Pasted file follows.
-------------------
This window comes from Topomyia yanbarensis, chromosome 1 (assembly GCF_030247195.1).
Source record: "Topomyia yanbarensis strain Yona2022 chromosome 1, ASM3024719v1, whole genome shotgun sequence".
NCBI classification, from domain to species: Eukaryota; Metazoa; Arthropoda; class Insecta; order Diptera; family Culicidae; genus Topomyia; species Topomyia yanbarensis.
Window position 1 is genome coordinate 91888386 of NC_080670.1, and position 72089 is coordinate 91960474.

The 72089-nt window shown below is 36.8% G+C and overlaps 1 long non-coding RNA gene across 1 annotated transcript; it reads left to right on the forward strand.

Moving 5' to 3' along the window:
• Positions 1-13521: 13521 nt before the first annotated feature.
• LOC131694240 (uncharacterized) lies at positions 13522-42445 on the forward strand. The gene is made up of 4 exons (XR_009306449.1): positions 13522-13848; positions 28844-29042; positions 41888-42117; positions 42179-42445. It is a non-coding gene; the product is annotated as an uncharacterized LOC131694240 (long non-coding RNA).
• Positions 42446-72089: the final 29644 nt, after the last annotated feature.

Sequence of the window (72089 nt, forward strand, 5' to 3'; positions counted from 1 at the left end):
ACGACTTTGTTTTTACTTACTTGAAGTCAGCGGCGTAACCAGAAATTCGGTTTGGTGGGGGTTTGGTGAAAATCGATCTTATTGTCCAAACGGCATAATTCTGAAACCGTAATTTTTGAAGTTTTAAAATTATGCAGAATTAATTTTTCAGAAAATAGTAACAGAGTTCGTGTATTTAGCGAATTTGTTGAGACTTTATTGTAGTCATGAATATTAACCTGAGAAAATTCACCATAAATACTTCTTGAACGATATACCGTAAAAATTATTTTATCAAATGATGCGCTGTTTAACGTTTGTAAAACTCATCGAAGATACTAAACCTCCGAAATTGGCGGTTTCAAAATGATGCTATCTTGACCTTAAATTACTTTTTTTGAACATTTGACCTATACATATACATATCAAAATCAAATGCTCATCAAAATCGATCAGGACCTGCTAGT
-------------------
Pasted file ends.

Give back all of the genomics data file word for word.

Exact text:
This window comes from Topomyia yanbarensis, chromosome 1 (assembly GCF_030247195.1).
Source record: "Topomyia yanbarensis strain Yona2022 chromosome 1, ASM3024719v1, whole genome shotgun sequence".
NCBI classification, from domain to species: Eukaryota; Metazoa; Arthropoda; class Insecta; order Diptera; family Culicidae; genus Topomyia; species Topomyia yanbarensis.
Window position 1 is genome coordinate 91888386 of NC_080670.1, and position 72089 is coordinate 91960474.

The 72089-nt window shown below is 36.8% G+C and overlaps 1 long non-coding RNA gene across 1 annotated transcript; it reads left to right on the forward strand.

Moving 5' to 3' along the window:
• Positions 1-13521: 13521 nt before the first annotated feature.
• LOC131694240 (uncharacterized) lies at positions 13522-42445 on the forward strand. The gene is made up of 4 exons (XR_009306449.1): positions 13522-13848; positions 28844-29042; positions 41888-42117; positions 42179-42445. It is a non-coding gene; the product is annotated as an uncharacterized LOC131694240 (long non-coding RNA).
• Positions 42446-72089: the final 29644 nt, after the last annotated feature.

Sequence of the window (72089 nt, forward strand, 5' to 3'; positions counted from 1 at the left end):
ACGACTTTGTTTTTACTTACTTGAAGTCAGCGGCGTAACCAGAAATTCGGTTTGGTGGGGGTTTGGTGAAAATCGATCTTATTGTCCAAACGGCATAATTCTGAAACCGTAATTTTTGAAGTTTTAAAATTATGCAGAATTAATTTTTCAGAAAATAGTAACAGAGTTCGTGTATTTAGCGAATTTGTTGAGACTTTATTGTAGTCATGAATATTAACCTGAGAAAATTCACCATAAATACTTCTTGAACGATATACCGTAAAAATTATTTTATCAAATGATGCGCTGTTTAACGTTTGTAAAACTCATCGAAGATACTAAACCTCCGAAATTGGCGGTTTCAAAATGATGCTATCTTGACCTTAAATTACTTTTTTTGAACATTTGACCTATACATATACATATCAAAATCAAATGCTCATCAAAATCGATCAGGACCTGCTAGT